Caught in the middle of the DWR and conservation groups is the U.S. Forest Service (USFS).
The USFS has officially objected to Utah’s goat-introduction plan, but has agreed to work with both sides in order to accurately assess the goats’ environmental impact.
The DWR, however, believes USFS involvement is unnecessary, as the service has already relinquished "the primary authority, jurisdiction and responsibility to manage, control and regulate fish and wildlife populations on National Forest Service lands" in a memorandum of understanding between the two agencies.
"We'll always have a future of working with our federal partners, but I think we'll always be clear, though," Wood said. "In the United States, wildlife management is a state action; it's not a federal action.”
But O’Brien maintains that given the fragile nature of the La Sal landscape, the Forest Service has an inherent obligation to protect the ecosystem. She is calling for the USFS to begin with an evaluation of the goats’ impact under the National Environmental Policy Act (NEPA).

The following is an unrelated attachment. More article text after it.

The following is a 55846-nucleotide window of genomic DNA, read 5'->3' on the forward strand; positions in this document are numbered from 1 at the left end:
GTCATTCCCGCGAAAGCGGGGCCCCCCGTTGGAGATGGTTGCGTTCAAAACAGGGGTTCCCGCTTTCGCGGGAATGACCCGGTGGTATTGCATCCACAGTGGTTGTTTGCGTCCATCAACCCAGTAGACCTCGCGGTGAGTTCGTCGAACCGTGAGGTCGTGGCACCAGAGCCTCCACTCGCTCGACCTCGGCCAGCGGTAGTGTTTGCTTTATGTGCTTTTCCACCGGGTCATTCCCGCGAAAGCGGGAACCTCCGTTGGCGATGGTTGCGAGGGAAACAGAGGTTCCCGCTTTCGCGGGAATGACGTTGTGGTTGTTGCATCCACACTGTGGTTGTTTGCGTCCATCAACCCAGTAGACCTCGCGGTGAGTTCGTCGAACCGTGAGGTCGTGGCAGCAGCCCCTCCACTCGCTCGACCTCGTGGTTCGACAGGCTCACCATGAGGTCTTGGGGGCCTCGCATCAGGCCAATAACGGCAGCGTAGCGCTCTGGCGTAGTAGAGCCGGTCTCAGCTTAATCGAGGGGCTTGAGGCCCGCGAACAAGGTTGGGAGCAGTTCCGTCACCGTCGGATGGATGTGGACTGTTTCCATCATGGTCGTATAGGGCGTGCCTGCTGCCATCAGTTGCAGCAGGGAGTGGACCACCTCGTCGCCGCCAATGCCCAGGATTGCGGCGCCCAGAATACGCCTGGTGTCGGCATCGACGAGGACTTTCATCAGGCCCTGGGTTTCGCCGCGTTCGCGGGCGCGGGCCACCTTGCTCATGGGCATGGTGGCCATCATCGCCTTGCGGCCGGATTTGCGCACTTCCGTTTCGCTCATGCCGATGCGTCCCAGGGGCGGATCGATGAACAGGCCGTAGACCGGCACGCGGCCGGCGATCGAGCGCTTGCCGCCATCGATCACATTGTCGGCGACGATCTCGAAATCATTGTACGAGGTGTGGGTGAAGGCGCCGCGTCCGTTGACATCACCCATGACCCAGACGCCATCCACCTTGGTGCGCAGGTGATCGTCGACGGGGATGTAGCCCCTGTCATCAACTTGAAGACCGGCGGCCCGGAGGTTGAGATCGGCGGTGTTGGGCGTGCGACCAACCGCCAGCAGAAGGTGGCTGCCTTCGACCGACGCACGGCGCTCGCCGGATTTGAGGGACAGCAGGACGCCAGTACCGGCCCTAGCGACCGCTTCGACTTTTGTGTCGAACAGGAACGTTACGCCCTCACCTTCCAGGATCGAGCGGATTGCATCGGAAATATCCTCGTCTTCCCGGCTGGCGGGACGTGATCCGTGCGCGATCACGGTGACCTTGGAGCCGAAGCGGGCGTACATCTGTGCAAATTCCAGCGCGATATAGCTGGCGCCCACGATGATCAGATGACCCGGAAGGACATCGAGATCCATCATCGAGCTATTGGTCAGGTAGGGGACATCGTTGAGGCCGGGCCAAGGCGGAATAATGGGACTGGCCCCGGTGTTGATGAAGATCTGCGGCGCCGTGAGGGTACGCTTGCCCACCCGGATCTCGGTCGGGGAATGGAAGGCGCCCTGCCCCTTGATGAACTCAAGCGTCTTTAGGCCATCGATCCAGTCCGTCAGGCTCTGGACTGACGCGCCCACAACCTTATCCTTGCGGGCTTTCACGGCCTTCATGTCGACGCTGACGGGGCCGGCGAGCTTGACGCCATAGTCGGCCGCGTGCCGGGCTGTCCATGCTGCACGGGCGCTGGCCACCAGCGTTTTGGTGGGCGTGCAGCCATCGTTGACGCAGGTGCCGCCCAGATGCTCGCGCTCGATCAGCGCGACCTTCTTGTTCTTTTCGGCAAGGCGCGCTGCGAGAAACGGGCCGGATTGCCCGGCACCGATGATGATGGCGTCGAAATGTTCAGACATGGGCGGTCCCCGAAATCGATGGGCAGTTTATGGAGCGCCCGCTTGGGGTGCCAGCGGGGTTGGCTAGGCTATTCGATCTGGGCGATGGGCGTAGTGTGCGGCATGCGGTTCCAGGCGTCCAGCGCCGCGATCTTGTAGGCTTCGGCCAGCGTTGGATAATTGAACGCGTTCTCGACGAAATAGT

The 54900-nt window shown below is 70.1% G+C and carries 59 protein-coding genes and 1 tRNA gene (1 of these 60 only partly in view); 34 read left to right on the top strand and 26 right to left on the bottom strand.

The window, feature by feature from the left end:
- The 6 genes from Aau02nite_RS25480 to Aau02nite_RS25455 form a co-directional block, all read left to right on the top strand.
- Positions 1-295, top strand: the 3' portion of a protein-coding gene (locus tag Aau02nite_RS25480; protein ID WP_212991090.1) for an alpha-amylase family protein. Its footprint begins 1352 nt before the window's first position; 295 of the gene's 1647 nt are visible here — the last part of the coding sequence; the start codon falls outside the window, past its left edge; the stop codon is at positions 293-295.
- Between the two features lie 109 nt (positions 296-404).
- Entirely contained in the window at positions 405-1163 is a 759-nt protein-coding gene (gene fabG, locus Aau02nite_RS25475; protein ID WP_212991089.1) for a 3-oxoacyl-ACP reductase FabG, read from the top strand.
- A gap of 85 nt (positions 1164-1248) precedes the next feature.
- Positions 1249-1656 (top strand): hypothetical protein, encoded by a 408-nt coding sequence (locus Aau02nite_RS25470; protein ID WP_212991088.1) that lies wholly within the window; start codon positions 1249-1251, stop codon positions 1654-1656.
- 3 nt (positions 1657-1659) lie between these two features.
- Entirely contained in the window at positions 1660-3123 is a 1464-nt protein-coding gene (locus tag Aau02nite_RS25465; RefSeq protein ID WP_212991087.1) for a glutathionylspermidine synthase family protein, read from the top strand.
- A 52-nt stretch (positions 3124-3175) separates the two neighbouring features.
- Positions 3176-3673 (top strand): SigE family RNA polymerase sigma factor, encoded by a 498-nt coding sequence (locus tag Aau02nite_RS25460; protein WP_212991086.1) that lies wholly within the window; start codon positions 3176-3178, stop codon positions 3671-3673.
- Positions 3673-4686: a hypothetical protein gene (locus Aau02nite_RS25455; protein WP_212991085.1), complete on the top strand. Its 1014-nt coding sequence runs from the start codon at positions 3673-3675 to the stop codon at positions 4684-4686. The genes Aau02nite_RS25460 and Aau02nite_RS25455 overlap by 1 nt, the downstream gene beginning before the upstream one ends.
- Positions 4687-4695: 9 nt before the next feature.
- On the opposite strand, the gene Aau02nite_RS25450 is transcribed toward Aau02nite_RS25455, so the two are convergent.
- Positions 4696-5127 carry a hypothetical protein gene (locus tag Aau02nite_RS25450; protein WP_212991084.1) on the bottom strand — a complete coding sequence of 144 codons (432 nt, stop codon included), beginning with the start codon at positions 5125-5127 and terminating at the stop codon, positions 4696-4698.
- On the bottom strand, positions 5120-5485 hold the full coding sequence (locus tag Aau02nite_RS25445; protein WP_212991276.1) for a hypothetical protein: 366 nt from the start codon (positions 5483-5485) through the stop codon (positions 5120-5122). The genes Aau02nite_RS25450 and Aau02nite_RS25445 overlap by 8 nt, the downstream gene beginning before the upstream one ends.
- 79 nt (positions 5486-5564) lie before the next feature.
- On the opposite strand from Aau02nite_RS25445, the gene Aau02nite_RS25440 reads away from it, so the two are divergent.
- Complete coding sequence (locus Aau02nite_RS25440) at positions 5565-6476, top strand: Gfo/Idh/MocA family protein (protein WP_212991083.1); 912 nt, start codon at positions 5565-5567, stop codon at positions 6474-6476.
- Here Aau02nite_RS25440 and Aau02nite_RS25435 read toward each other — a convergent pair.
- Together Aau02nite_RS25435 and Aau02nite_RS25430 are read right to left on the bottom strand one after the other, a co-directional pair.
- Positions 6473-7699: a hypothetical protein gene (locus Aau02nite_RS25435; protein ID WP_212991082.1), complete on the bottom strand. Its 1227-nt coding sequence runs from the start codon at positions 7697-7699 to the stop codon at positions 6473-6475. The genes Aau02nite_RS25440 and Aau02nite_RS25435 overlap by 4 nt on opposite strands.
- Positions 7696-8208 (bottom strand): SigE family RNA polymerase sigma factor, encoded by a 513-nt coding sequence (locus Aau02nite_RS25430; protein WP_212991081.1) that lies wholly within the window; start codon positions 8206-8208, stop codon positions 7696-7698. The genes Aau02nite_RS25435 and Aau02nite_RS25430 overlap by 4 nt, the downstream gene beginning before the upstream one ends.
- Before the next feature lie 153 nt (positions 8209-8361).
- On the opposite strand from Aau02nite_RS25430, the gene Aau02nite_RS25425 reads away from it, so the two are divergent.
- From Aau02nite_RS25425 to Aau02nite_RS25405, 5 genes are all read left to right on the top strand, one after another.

After almost a year waiting for a NEPA evaluation to address what the conservationists see as a “direct violation of Forest Service responsibility and policy,” Jones says it is time for the Forest Service to take action.
"We don't see how they can cover the impact on their watch without going through NEPA," Jones said. "That's just mind-boggling.”
The DWR, however, has not wavered, maintaining that they are merely carrying out their mission to sustainably maximize wildlife populations to create the most optimal experience for Utahns.
And for the DWR, establishing a goat population in the La Sals is an important part of the agency’s overall objective. After the bighorn sheep disappeared from the mountains in the 1950s, the DWR decided that mountain goats would be a suitable surrogate based on both habitat requirements and overlapping diets.
"We chose not to take bighorn sheep back there, but had we done that, that would have taken it back to how those plant communities were used historically," said Justin Shannon, a DWR biologist. "We were just trying to fill that niche.”